We need to ban those energy-hog CFLs and LEDs.
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On 1/11/2016 8:47 PM, Dean Hoffman wrote:

(sigh) Typical "fluff" story -- media just "retweeting" press releases. Why can't "they" actually investigate things instead of just repeating what someone else (who obviously has a bias/interest) has told them?
E.g., what are the issues standing between "it" and "production"? What are the *likely* costs going to be if it was sold in HUGE volumes, *today*? Of those, which can be improved upon with techological advances and which are "hard limits"?
I.e., how much of a pipe dream *is* this?
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On Tuesday, January 12, 2016 at 8:19:04 AM UTC-5, Don Y wrote:

Because it's a newspaper and not a technical journal?

You expect a reporter for the Telegraph to do that analysis? The researchers at MIT probably don't even know enough yet to make that evaluation. Did researchers accurately predict that you'd have a 60" LCD TV hanging on your wall for $1000 when LCD technology was first discovered? Was the reporter writing the first article in a general interest newspaper supposed to?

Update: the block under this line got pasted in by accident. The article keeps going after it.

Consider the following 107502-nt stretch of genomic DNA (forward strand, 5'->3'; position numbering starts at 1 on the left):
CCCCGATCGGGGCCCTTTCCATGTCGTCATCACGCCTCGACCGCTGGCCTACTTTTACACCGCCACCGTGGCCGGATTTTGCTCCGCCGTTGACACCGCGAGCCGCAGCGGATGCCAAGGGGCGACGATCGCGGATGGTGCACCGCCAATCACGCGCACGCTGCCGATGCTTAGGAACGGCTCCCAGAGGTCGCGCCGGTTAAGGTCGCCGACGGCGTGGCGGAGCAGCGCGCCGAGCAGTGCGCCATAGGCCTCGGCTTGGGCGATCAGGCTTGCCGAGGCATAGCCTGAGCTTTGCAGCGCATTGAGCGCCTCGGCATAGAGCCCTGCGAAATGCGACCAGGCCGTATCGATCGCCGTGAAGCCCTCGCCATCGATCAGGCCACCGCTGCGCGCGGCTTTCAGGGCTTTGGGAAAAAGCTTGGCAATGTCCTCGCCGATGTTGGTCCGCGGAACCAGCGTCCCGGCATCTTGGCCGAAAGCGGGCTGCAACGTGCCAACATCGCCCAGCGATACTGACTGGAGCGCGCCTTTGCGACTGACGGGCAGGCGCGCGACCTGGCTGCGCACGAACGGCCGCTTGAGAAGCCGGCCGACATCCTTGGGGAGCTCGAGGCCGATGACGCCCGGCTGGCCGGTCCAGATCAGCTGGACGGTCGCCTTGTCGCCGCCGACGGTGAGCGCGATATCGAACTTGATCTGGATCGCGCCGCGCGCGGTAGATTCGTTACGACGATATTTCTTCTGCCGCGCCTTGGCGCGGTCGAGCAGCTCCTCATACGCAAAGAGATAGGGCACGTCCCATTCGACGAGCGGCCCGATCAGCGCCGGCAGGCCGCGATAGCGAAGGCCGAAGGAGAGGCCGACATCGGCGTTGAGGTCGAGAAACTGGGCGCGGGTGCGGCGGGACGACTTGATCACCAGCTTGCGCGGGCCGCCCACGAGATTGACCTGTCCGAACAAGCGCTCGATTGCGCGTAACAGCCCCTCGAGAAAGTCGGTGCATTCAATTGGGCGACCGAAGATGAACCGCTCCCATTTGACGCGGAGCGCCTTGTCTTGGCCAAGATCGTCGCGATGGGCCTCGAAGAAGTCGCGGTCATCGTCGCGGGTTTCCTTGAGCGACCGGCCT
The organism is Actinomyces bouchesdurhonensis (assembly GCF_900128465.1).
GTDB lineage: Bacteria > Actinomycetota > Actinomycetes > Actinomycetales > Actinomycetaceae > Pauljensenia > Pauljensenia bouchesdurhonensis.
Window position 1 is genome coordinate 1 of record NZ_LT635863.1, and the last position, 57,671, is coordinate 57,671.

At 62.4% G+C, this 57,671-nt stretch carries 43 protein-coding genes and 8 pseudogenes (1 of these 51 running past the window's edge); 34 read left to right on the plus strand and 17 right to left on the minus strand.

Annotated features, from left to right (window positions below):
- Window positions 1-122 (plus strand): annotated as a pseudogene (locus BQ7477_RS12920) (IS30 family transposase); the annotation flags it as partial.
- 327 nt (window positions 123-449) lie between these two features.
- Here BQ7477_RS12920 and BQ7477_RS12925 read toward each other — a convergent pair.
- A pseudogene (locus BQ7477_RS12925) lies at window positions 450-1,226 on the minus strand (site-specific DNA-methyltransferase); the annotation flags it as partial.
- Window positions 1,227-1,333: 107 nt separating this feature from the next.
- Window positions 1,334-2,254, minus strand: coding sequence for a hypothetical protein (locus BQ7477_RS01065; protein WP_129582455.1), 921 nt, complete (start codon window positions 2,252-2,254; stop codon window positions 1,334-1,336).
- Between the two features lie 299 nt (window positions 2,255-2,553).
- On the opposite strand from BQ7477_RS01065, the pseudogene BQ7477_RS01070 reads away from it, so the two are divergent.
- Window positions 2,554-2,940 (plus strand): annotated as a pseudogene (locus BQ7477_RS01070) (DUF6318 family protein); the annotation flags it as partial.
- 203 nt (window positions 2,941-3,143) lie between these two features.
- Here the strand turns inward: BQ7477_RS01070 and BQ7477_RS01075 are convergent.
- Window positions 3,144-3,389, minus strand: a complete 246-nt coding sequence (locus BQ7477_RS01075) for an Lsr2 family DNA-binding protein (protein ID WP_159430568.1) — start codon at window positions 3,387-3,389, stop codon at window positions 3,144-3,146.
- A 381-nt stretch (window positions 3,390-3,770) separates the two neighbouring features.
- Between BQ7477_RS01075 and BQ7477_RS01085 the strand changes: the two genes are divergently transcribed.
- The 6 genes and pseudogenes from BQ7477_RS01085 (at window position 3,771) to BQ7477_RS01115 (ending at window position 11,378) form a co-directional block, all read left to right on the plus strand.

You expect a reporter for the Telegraph to make that judgement?
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<stuff snipped>

Grasshopper, you have become very wise. (-:

techological

A good science reporter (may NOT be any at the Telegraph) would find *someone* who could explain what we're wondering: How do you capture broad spectrum radiation with lots of IR and turn the heat into light? Special dichroic coatings? A sort of "lasing" reflection of the heat energy that (here's the magic) converts the IR light to visible light?